Travelling around Porthmadog
Referred to lovingly as ‘Port’ by those that live locally, Porthmadog is a charming coastal town in North West Wales. Sitting in the Eifionydd area of Gwynedd, this is a place filled with maritime history and rich Welsh heritage. An estimated 75% of those that live there speak the language fluently.
Porthmadog has great commuter links both in and out of the area. Arriva buses run services to and from several places nearby, including Caernarfon, Blaenau Ffestiniog, Pwllheli, and many more destinations.
Trains are a big part of the area’s heritage, as Porthmadog is a huge railway hub. In fact, you’ll find three lines in operation, including the Ffestiniog, Welsh Highland Railway and Welsh Heritage Railway.
Head over to the town’s Maritime Museum, where you’ll discover everything there is to know about the port’s rapid growth in the 19th century and the area’s thriving water-based trade.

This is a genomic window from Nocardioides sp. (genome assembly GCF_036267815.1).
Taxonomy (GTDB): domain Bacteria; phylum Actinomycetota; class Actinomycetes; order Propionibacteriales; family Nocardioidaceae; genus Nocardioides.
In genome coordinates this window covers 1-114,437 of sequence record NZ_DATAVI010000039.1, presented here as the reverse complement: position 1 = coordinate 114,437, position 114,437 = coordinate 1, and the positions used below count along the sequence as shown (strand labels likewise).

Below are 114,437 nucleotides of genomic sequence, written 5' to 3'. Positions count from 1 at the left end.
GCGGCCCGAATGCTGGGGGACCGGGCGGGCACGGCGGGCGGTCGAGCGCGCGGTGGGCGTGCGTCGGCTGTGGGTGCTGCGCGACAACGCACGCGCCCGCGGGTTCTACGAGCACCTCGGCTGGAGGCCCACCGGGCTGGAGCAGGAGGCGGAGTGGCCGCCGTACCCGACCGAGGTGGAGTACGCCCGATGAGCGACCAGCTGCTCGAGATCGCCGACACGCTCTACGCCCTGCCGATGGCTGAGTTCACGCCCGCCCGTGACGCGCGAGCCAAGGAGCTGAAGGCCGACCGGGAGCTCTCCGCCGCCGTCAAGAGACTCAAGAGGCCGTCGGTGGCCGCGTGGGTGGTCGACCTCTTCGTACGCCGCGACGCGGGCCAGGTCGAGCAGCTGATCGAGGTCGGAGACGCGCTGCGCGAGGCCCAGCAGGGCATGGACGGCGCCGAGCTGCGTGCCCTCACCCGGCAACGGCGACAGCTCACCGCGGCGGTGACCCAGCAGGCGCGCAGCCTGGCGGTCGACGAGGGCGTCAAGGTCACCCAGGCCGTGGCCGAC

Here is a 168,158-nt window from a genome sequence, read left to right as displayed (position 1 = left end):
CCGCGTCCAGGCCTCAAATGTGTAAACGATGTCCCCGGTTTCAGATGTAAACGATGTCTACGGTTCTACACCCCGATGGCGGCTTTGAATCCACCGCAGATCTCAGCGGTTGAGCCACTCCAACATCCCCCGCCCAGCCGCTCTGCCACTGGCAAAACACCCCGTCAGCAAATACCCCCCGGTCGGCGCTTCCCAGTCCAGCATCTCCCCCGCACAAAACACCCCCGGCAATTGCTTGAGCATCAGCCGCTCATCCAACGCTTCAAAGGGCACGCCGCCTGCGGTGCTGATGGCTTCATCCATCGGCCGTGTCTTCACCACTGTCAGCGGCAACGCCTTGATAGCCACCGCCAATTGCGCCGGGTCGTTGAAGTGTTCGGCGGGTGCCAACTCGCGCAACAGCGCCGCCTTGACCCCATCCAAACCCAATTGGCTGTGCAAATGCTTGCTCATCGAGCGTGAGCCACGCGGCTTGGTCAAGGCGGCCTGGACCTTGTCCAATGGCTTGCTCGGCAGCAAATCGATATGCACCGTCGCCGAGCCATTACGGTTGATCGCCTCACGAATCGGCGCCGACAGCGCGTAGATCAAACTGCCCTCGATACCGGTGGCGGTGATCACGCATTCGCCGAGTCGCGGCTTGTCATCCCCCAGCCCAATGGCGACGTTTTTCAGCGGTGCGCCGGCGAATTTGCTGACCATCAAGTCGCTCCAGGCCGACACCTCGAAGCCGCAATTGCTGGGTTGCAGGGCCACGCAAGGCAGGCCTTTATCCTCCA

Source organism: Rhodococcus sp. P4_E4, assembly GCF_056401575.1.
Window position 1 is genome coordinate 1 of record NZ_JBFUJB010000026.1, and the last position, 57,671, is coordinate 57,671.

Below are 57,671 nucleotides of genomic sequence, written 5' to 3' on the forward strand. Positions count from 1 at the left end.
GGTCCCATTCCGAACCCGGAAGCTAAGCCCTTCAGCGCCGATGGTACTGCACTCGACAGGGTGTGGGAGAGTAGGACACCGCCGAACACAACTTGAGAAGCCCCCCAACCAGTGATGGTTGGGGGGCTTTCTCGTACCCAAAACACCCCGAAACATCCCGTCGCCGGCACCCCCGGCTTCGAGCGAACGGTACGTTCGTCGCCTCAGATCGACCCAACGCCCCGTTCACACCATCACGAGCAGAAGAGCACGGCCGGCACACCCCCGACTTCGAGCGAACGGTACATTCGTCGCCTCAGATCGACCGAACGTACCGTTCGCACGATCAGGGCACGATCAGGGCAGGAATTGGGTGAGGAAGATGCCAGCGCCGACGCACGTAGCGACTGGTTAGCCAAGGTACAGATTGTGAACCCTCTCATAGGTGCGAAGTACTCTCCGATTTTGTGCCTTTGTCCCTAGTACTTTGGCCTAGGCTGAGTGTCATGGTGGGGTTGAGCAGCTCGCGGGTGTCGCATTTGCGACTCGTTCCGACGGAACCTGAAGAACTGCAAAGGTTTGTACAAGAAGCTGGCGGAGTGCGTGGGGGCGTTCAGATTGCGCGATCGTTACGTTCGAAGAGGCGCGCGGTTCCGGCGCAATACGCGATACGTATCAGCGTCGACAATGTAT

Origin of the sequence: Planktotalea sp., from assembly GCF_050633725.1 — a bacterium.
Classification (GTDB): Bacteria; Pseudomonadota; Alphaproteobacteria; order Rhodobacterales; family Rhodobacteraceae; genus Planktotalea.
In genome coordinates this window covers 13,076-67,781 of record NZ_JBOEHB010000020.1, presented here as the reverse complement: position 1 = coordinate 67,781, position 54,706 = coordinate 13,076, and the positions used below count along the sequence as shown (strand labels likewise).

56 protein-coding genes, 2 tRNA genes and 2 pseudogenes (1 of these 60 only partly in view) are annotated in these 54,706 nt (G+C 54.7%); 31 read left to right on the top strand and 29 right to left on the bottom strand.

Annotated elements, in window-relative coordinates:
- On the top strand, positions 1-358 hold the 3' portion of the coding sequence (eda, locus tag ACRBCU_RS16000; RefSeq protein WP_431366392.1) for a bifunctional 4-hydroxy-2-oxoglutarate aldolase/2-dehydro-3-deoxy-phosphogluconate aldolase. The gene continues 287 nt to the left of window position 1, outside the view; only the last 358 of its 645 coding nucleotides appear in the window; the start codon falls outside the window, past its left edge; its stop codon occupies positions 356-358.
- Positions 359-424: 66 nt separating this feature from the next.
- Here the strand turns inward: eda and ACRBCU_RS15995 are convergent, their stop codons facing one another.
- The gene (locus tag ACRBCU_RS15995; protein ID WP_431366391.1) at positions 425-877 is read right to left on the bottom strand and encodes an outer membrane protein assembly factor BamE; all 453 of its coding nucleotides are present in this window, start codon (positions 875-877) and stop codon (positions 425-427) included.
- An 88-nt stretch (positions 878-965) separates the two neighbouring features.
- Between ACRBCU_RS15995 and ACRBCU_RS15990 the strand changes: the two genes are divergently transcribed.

If you step a little outside the area, there’s a whole host of other things to do. In nearby Pwllheli, you’ll find stunning beaches, including the town’s Marian y De beach, which has gained a European Blue Flag Award. Then there’s Portmeirion. Located just three short miles away on a rugged cliff, this unique area is the home to an Italianate village. Built by Sir Clough Williams-Ellis, it gives the impression of a large size in a small space. The reduced scale village was even featured in the television show, The Prisoner.
The area is also great for cyclists, who can follow the Wales Coast Path or the Lon Ardudwy bike route.